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I have a long running service which responds to multiple BroadcastReceivers (created in code, not manifest). Most of the time the service is running well, but from time to time it gets somehow stopped (the BroadcastReceivers stop to work) - I guess the system pauses it somehow (when I look into the running processes on the device I can clearly see the service is still "runnning").

I don't know the right reason why the service is being paused, but I'd like to know whether in these cases the onDestroy() method is called or whether there's a chance to handle this somehow.

I presume onDestroy() is not being called, because the service is still visible in the Running processes tab. I also have the service return the START_STICKY flag so the system should restart it whenever it's killed for memory reasons. Also if it is "paused" somehow, is it possible to create a WakeLock for this not to occur?

I know that the best solution would be to put all the BroadcastReceivers into the manifest and create a one shot-service called from their onReceive() methods. However I have chosen to go with the way of long running service because the initialization stage is very intensive it's better to initialize everything just once.

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onDestroy() will be called only when service is being killed by lack of resources or when you explicitly stop it.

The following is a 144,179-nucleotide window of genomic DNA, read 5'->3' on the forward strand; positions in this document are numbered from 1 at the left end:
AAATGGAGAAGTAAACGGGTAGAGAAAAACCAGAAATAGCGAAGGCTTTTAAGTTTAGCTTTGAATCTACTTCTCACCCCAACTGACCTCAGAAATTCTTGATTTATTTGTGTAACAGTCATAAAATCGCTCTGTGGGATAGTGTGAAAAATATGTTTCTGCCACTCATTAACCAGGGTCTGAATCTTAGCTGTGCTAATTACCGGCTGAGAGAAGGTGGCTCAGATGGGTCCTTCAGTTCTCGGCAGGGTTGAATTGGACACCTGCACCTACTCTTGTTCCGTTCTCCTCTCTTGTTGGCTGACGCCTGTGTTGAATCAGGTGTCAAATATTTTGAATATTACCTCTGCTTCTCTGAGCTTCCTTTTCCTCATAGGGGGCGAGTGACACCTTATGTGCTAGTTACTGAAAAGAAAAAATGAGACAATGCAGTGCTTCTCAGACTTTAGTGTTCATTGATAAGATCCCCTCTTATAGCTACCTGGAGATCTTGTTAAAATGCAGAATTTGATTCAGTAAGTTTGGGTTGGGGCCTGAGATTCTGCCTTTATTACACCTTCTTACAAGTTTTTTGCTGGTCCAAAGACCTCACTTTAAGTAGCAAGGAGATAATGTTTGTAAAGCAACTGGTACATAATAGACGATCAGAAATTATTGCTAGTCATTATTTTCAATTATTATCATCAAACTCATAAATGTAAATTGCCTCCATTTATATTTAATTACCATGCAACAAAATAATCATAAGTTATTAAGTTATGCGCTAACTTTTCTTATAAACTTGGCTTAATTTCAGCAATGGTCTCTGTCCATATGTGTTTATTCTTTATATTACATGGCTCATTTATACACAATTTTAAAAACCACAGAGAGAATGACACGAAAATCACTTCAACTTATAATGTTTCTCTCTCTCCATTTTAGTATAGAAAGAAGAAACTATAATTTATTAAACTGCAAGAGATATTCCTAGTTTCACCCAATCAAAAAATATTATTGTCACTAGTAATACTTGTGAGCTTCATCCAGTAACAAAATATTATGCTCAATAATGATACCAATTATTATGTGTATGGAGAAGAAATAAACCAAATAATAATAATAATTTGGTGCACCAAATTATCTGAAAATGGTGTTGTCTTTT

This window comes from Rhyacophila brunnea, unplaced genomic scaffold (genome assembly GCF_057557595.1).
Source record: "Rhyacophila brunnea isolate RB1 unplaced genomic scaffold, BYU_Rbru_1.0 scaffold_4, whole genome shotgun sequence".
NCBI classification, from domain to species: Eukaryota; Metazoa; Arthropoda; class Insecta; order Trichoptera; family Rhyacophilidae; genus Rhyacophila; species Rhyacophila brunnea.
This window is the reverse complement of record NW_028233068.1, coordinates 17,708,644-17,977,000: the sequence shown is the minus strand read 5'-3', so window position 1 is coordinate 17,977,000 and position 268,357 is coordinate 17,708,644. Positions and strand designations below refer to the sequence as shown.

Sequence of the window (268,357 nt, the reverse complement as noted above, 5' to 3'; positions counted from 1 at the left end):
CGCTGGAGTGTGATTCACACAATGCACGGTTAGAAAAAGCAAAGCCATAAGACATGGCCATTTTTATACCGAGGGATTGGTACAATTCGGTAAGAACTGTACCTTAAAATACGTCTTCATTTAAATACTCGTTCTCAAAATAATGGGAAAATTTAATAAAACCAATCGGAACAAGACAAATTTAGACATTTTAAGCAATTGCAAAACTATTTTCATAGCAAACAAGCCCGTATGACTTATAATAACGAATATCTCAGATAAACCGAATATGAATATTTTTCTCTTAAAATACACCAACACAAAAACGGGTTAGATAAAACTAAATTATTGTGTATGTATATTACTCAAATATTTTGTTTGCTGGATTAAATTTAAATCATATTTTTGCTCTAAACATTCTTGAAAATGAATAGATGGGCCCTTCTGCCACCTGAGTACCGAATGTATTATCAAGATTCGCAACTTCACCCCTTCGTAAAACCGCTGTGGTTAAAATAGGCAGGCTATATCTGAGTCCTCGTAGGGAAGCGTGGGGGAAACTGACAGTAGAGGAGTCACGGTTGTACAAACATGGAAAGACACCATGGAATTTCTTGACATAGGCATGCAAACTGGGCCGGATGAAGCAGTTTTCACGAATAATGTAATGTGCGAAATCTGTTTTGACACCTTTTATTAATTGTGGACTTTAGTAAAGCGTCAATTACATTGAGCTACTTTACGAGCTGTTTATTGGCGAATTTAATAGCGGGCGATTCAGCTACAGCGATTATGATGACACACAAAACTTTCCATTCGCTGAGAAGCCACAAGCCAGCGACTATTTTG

The service can be "paused" when your phone goes idle (usually when screen is off) because the CPU stops. To make services run always you should use PowerManager.PARTIAL_WAKE_LOCK - but use it wisely because it does not stop your CPU and thus draining the battery. You should never leave your apps running always. Just do what you need holding a WakeLock and then release it.

http://developer.android.com/reference/android/os/PowerManager.html

http://developer.android.com/reference/android/os/PowerManager.WakeLock.html

You can use AlarmManager to "wake" your apps periodically and do something.

http://developer.android.com/reference/android/app/AlarmManager.html

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Thanks for your answer. The problem is that the Service does nothing most of the time but only responds to the BroadcastReceivers. I would prefer to put the WakeLocks into the onReceive() methods. But since the service gets paused the onReceive methods don't even get fired so the WakeLock inside won't come in use either, am I right? –  NumberFour Feb 7 '13 at 11:16
    
@NumberFour never tried this. Try to acquire a WakeLock immediately after onReceive is triggered. If it woun't work try to register a static receiver (in manifest) and see if it wakes. –  Doctoror Drive Feb 7 '13 at 11:27
    
Gotta try this out, thanks –  NumberFour Feb 7 '13 at 11:42

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